Table of Contents
- Data Science Platforms Primer
- Report Methodology
- Decision Criteria Analysis
- Evaluation Metrics
- Key Criteria: Impact Analysis
- Analyst’s Take
- About Andrew Brust
- About Esin Alpturk
Data science platforms help enterprises implement data-driven operations by predicting business outcomes through the use of machine learning (ML) and deep learning algorithms. Practitioners using these platforms include data scientists, who have expertise in computer science and statistics, and ML engineers, who focus on the operational aspects of deploying and monitoring models once data scientists have trained and verified them.
The biggest challenges companies face in leveraging data science are the relatively small number of trained data scientists and the historically ad hoc, manual approach involved in the work. For example, data scientists have traditionally conducted data exploration and model training and optimization using their own tools, on their own computers, with relatively little tracking, consistency, or collaboration and reuse of code.
The steps involved in building optimal ML models—for example, feature engineering, testing different hyperparameter values, and building multiple candidate models—are quite time-consuming, especially when done manually. Pressure to produce models quickly can thus short-circuit the optimization work, resulting in less-accurate models.
This is where data science platforms come in. These platforms provide tools to serve the end-to-end data science lifecycle (including data preparation, training, testing, and deploying ML models) so that data scientists can focus on building better models rather than the “plumbing” of ML work.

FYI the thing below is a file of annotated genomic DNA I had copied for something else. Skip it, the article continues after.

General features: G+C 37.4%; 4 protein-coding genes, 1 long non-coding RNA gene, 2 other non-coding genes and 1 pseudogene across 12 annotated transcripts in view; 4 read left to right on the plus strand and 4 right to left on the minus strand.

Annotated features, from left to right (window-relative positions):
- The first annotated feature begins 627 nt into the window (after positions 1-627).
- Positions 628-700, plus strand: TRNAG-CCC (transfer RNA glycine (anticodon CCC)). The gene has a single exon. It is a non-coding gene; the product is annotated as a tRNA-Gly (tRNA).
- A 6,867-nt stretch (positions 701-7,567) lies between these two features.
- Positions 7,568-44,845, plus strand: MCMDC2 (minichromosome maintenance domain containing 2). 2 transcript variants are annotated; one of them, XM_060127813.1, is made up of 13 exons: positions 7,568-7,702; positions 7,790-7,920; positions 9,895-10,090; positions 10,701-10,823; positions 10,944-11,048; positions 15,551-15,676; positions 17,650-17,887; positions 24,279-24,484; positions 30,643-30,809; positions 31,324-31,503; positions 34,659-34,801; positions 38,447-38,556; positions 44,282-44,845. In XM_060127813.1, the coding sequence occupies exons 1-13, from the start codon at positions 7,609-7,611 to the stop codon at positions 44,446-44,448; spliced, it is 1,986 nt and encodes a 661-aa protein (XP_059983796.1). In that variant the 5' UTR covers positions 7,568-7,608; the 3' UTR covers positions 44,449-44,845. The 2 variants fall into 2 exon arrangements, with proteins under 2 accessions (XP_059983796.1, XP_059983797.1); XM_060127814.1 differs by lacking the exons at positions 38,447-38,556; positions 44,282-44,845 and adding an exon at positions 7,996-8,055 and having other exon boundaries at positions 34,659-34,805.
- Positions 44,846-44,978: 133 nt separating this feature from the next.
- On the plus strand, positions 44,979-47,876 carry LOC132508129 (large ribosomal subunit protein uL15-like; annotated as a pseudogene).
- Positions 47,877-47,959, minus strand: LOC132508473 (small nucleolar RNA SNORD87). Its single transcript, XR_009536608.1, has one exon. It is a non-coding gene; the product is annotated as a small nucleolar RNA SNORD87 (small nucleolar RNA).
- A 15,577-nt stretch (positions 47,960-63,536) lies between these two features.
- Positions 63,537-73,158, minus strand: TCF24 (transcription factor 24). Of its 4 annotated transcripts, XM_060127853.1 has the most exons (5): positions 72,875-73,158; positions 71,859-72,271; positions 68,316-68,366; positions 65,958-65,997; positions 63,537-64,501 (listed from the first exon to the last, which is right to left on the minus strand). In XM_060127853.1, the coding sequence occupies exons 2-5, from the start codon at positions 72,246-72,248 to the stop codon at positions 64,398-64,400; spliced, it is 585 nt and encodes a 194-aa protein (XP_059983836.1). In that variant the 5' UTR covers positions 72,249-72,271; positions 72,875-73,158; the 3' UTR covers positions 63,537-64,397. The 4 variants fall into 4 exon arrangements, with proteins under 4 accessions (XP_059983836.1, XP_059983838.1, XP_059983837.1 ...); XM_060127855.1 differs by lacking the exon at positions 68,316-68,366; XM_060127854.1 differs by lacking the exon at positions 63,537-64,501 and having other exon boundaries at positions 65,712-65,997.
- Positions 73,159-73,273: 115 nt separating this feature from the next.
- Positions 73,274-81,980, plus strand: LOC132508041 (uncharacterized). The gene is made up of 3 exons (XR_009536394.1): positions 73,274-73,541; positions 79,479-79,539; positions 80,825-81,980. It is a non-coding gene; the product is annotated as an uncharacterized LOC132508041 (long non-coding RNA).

As massive volumes of data continue to be processed, streamlining the data science workflow by accelerating model development and deployment becomes an imperative of increasing urgency. And while important open-source technologies exist in this arena, commercial data science platforms supply the fit-and-finished end-to-end solutions needed to provide the required efficiency gains.
When evaluating vendor offerings, decision-makers should consider their company needs, goals, budget, and employee skill sets.
This GigaOm Key Criteria report details the criteria and evaluation metrics for selecting an effective data science platform. The companion GigaOm Radar reports identify vendors and products that excel in those criteria and metrics. Together, these reports provide an overview of the category and its underlying technology, identify key data science platform offerings, and help decision-makers evaluate existing platforms to help them decide where to invest.
How to Read this Report
This GigaOm report is one of a series of documents that helps IT organizations assess competing solutions in the context of well-defined features and criteria. For a fuller understanding, consider reviewing the following reports:
Key Criteria report: A detailed market sector analysis that assesses the impact that key product features and criteria have on top-line solution characteristics—such as scalability, performance, and TCO—that drive purchase decisions.
GigaOm Radar report: A forward-looking analysis that plots the relative value and progression of vendor solutions along multiple axes based on strategy and execution. The Radar report includes a breakdown of each vendor’s offering in the sector.
Solution Profile: An in-depth vendor analysis that builds on the framework developed in the Key Criteria and Radar reports to assess a company’s engagement within a technology sector. This analysis includes forward-looking guidance around both strategy and product.